About the Author: An acclaimed educator and education consultant, Mrs. Rifka Schonfeld has served the Jewish community for close to thirty years. She founded and directs the widely acclaimed educational program, SOS, servicing all grade levels in secular as well as Hebrew studies. A kriah and reading specialist, she has given dynamic workshops and has set up reading labs in many schools. In addition, she offers evaluations G.E.D. preparation,, social skills training and shidduch coaching, focusing on building self-esteem and self-awareness. She can be reached at 718-382-5437 or at rifkaschonfeld@verizon.net. Visit her on the web at rifkaschonfeldsos.com.


If you don't see your comment after publishing it, refresh the page.

Our comments section is intended for meaningful responses and debates in a civilized manner. We ask that you respect the fact that we are a religious Jewish website and avoid inappropriate language at all cost.

If you promote any foreign religions, gods or messiahs, lies about Israel, anti-Semitism, or advocate violence (except against terrorists), your permission to comment may be revoked.

No Responses to “The Social Side Of Dyslexia”

Comments are closed.

SocialTwist Tell-a-Friend

Current Top Story
funny rocket joke
Israel Retaliates: Hits Terror Tunnel Cement Factory
Latest Sections Stories
Games-121914

Here are examples of games that need to be played by more than one person and an added bonus: they’re all Shabbos-friendly.

South-Florida-logo

The incident was completely unforeseeable. The only term to describe the set of circumstances surrounding it is “freak occurrence.”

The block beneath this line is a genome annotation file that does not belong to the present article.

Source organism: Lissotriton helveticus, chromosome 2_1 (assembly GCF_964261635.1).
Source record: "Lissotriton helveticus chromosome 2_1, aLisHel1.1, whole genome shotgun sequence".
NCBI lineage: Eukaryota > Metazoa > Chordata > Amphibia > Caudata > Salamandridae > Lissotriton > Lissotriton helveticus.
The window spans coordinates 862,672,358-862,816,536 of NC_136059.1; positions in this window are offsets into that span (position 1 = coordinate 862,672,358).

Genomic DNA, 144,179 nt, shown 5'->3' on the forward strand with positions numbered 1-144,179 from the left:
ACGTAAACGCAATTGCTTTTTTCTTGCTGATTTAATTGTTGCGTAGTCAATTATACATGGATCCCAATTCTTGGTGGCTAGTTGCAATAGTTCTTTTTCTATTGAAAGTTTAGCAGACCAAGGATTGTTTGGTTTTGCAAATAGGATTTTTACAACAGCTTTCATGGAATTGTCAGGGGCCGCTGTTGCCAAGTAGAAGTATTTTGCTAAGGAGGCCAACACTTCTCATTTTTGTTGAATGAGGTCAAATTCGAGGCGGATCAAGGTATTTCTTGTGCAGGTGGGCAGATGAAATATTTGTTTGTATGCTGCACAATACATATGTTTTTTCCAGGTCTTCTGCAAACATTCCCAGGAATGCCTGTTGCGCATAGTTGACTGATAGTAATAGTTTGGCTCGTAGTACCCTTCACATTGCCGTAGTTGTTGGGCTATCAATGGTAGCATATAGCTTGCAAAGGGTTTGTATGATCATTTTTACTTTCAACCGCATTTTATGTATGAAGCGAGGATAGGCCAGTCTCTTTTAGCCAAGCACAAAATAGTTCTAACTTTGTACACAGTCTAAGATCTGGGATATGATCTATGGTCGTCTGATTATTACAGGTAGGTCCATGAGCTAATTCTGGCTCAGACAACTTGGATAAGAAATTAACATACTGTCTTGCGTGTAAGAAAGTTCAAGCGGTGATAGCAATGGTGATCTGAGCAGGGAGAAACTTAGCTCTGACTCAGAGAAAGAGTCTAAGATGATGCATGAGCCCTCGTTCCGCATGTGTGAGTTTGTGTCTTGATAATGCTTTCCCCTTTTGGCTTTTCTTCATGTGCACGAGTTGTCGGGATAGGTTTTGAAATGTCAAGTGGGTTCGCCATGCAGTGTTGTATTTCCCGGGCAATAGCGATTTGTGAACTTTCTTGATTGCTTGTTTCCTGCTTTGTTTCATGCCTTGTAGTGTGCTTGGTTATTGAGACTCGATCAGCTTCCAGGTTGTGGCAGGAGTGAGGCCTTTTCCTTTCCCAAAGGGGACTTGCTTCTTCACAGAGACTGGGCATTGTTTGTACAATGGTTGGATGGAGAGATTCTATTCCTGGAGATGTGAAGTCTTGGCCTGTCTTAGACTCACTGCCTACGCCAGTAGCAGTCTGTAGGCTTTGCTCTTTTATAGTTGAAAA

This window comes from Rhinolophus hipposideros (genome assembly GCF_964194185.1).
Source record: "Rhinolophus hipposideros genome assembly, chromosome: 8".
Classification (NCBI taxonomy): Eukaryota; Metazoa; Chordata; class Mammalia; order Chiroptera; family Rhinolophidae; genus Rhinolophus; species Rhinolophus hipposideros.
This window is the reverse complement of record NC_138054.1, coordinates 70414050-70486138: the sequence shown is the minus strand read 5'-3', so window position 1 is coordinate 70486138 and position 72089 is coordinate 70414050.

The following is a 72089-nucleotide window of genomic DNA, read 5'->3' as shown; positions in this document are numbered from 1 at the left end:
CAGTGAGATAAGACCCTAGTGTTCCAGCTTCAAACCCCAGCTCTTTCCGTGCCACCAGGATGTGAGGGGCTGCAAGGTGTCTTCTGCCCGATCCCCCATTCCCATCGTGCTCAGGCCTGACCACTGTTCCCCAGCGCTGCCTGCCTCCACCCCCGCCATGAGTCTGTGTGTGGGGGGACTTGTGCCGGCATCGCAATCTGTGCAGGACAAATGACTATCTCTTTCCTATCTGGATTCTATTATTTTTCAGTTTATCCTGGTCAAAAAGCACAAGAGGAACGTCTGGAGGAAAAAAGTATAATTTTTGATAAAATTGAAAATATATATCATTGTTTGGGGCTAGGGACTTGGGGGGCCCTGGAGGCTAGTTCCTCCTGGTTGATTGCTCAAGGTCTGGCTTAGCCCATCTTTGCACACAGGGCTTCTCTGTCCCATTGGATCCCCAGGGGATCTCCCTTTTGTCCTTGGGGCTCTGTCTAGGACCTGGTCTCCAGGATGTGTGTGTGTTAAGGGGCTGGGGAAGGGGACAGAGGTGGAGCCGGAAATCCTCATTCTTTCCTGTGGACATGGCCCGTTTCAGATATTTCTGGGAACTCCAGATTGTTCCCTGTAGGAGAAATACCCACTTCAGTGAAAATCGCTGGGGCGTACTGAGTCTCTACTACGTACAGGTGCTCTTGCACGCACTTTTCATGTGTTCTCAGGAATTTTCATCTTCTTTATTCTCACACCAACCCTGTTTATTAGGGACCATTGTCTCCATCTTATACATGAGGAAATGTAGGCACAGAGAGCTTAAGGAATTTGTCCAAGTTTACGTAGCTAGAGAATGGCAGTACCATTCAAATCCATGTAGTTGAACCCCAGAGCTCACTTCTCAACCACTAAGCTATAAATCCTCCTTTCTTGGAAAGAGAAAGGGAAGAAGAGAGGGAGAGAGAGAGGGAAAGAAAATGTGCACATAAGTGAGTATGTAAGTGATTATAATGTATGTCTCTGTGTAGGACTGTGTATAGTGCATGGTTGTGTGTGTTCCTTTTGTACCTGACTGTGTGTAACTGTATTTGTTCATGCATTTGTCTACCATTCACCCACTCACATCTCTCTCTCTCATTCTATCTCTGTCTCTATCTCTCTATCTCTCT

South-Florida-logo

The first Chabad Center in Broward County, Chabad of South Broward, now runs nearly fifty programs and agencies. T

The NHS was also honored to have Bob Diener as keynote speaker.

Written with flowing language and engaging style, Attar weaves a spell that combines mystery, humor, adventure and Kabbalah in the most magical place in the world, the Old City of erusalem.

There are those who highlight the diversity of these different teachings, seeing each rebbe as teaching a separate path.

Rav Dynovisz will be speaking in Hebrew on Wednesday, January 7, at 7:30 p.m.

Rabbi Simeon Schreiber, senior chaplain at Mount Sinai Medical Center in Miami Beach, saw a small room in the hospital that was dark and dismal but could be used for Sabbath guests.

“The secret to a good donut is using quality ingredients and the ability to be patient and give them time to proof.”

I so desperately want to have a loving relationship with my stepsons.

The Liberty Bell is a symbol of American Independence.

Because you can’t have kids pouring huge jugs of oil into tiny glasses, unless you want to turn your house into an environmental disaster.

Try these with your kids; there’s something for every age group and once all the recipes are made, dinner will be ready!

You children will build the country and you will help restore Israel to her former glory.

More Articles from Rifka Schonfeld
Schonfeld-logo1

Children develop at different rates – they say their first words, take their first steps, toilet train, read their first word, and lose their first tooth at different times.

Schonfeld-112814

Once you understand why you are lying, you might be better able to tell the truth.

This core idea of memory is very difficult to fully comprehend; however, it is essential.

Do you love your children? Of course, who doesn’t? Maybe I should rephrase the question: Do your children feel that you love them?

“Without a high school diploma, you couldn’t work as a garbage collector in New York City; you couldn’t join the Air Force. Yet a quarter of our kids still walked out of high school and never came back.”
– Amanda Ridley

Avromi often put other people’s interests before his own: he would not defend people whom he believed were guilty (even if they were willing to pay him a lot of money).

Social disabilities occur at many levels, but experts identify three different areas of learning and behavior that are most common for children who struggle to create lasting social connections.

Brown argues that this wholehearted living must extend into our parenting.

Printed from: http://www.jewishpress.com/sections/family/parenting-our-children/the-social-side-of-dyslexia/2014/02/21/

Scan this QR code to visit this page online: